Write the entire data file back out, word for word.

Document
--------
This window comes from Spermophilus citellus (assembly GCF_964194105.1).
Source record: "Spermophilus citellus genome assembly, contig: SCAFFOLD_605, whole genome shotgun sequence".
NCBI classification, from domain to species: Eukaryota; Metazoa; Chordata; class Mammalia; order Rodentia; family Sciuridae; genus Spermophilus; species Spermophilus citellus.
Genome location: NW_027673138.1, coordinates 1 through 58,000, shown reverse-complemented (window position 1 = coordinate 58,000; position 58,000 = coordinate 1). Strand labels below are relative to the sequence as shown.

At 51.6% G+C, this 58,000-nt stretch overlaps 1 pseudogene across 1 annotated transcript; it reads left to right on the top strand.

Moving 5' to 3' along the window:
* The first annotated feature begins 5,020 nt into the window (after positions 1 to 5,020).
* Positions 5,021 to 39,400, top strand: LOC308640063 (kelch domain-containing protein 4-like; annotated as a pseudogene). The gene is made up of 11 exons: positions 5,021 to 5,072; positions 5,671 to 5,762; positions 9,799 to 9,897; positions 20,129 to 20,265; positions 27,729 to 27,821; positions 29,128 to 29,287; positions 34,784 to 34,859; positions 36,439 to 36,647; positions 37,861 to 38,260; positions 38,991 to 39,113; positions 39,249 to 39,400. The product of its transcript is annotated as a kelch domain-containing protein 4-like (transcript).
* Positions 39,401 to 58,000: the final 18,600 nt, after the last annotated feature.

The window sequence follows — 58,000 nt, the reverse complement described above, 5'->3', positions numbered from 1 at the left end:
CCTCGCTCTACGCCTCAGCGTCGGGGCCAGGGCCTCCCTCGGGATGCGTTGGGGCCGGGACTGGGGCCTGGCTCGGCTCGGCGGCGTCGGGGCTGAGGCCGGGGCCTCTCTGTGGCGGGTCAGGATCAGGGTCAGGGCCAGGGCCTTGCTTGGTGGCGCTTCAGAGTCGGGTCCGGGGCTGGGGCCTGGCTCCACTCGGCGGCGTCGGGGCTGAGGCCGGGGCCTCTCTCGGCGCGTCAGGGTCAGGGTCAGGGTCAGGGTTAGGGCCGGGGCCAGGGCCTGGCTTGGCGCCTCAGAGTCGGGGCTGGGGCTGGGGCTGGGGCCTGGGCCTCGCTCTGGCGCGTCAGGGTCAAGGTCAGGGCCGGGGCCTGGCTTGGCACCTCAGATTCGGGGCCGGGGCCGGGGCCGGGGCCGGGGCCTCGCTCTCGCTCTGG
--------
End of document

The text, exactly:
This window comes from Spermophilus citellus (assembly GCF_964194105.1).
Source record: "Spermophilus citellus genome assembly, contig: SCAFFOLD_605, whole genome shotgun sequence".
NCBI classification, from domain to species: Eukaryota; Metazoa; Chordata; class Mammalia; order Rodentia; family Sciuridae; genus Spermophilus; species Spermophilus citellus.
Genome location: NW_027673138.1, coordinates 1 through 58,000, shown reverse-complemented (window position 1 = coordinate 58,000; position 58,000 = coordinate 1). Strand labels below are relative to the sequence as shown.

At 51.6% G+C, this 58,000-nt stretch overlaps 1 pseudogene across 1 annotated transcript; it reads left to right on the top strand.

Moving 5' to 3' along the window:
* The first annotated feature begins 5,020 nt into the window (after positions 1 to 5,020).
* Positions 5,021 to 39,400, top strand: LOC308640063 (kelch domain-containing protein 4-like; annotated as a pseudogene). The gene is made up of 11 exons: positions 5,021 to 5,072; positions 5,671 to 5,762; positions 9,799 to 9,897; positions 20,129 to 20,265; positions 27,729 to 27,821; positions 29,128 to 29,287; positions 34,784 to 34,859; positions 36,439 to 36,647; positions 37,861 to 38,260; positions 38,991 to 39,113; positions 39,249 to 39,400. The product of its transcript is annotated as a kelch domain-containing protein 4-like (transcript).
* Positions 39,401 to 58,000: the final 18,600 nt, after the last annotated feature.

The window sequence follows — 58,000 nt, the reverse complement described above, 5'->3', positions numbered from 1 at the left end:
CCTCGCTCTACGCCTCAGCGTCGGGGCCAGGGCCTCCCTCGGGATGCGTTGGGGCCGGGACTGGGGCCTGGCTCGGCTCGGCGGCGTCGGGGCTGAGGCCGGGGCCTCTCTGTGGCGGGTCAGGATCAGGGTCAGGGCCAGGGCCTTGCTTGGTGGCGCTTCAGAGTCGGGTCCGGGGCTGGGGCCTGGCTCCACTCGGCGGCGTCGGGGCTGAGGCCGGGGCCTCTCTCGGCGCGTCAGGGTCAGGGTCAGGGTCAGGGTTAGGGCCGGGGCCAGGGCCTGGCTTGGCGCCTCAGAGTCGGGGCTGGGGCTGGGGCTGGGGCCTGGGCCTCGCTCTGGCGCGTCAGGGTCAAGGTCAGGGCCGGGGCCTGGCTTGGCACCTCAGATTCGGGGCCGGGGCCGGGGCCGGGGCCGGGGCCTCGCTCTCGCTCTGG